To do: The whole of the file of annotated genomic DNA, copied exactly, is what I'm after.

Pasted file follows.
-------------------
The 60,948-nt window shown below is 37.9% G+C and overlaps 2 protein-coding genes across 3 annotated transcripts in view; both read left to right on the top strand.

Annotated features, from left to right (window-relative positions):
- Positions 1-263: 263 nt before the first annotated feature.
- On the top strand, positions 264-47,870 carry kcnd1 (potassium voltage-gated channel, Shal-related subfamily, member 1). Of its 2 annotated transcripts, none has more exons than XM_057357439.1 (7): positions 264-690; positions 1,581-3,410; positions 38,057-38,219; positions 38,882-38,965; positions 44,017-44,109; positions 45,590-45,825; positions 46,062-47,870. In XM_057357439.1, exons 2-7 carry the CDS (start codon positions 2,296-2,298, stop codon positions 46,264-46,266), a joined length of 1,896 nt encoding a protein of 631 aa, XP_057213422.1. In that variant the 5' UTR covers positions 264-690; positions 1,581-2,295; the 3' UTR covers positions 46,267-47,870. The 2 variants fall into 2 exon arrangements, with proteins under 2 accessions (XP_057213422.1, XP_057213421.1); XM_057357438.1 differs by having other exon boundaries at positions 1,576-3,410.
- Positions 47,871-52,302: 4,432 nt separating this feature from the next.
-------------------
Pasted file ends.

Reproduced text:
The 60,948-nt window shown below is 37.9% G+C and overlaps 2 protein-coding genes across 3 annotated transcripts in view; both read left to right on the top strand.

Annotated features, from left to right (window-relative positions):
- Positions 1-263: 263 nt before the first annotated feature.
- On the top strand, positions 264-47,870 carry kcnd1 (potassium voltage-gated channel, Shal-related subfamily, member 1). Of its 2 annotated transcripts, none has more exons than XM_057357439.1 (7): positions 264-690; positions 1,581-3,410; positions 38,057-38,219; positions 38,882-38,965; positions 44,017-44,109; positions 45,590-45,825; positions 46,062-47,870. In XM_057357439.1, exons 2-7 carry the CDS (start codon positions 2,296-2,298, stop codon positions 46,264-46,266), a joined length of 1,896 nt encoding a protein of 631 aa, XP_057213422.1. In that variant the 5' UTR covers positions 264-690; positions 1,581-2,295; the 3' UTR covers positions 46,267-47,870. The 2 variants fall into 2 exon arrangements, with proteins under 2 accessions (XP_057213422.1, XP_057213421.1); XM_057357438.1 differs by having other exon boundaries at positions 1,576-3,410.
- Positions 47,871-52,302: 4,432 nt separating this feature from the next.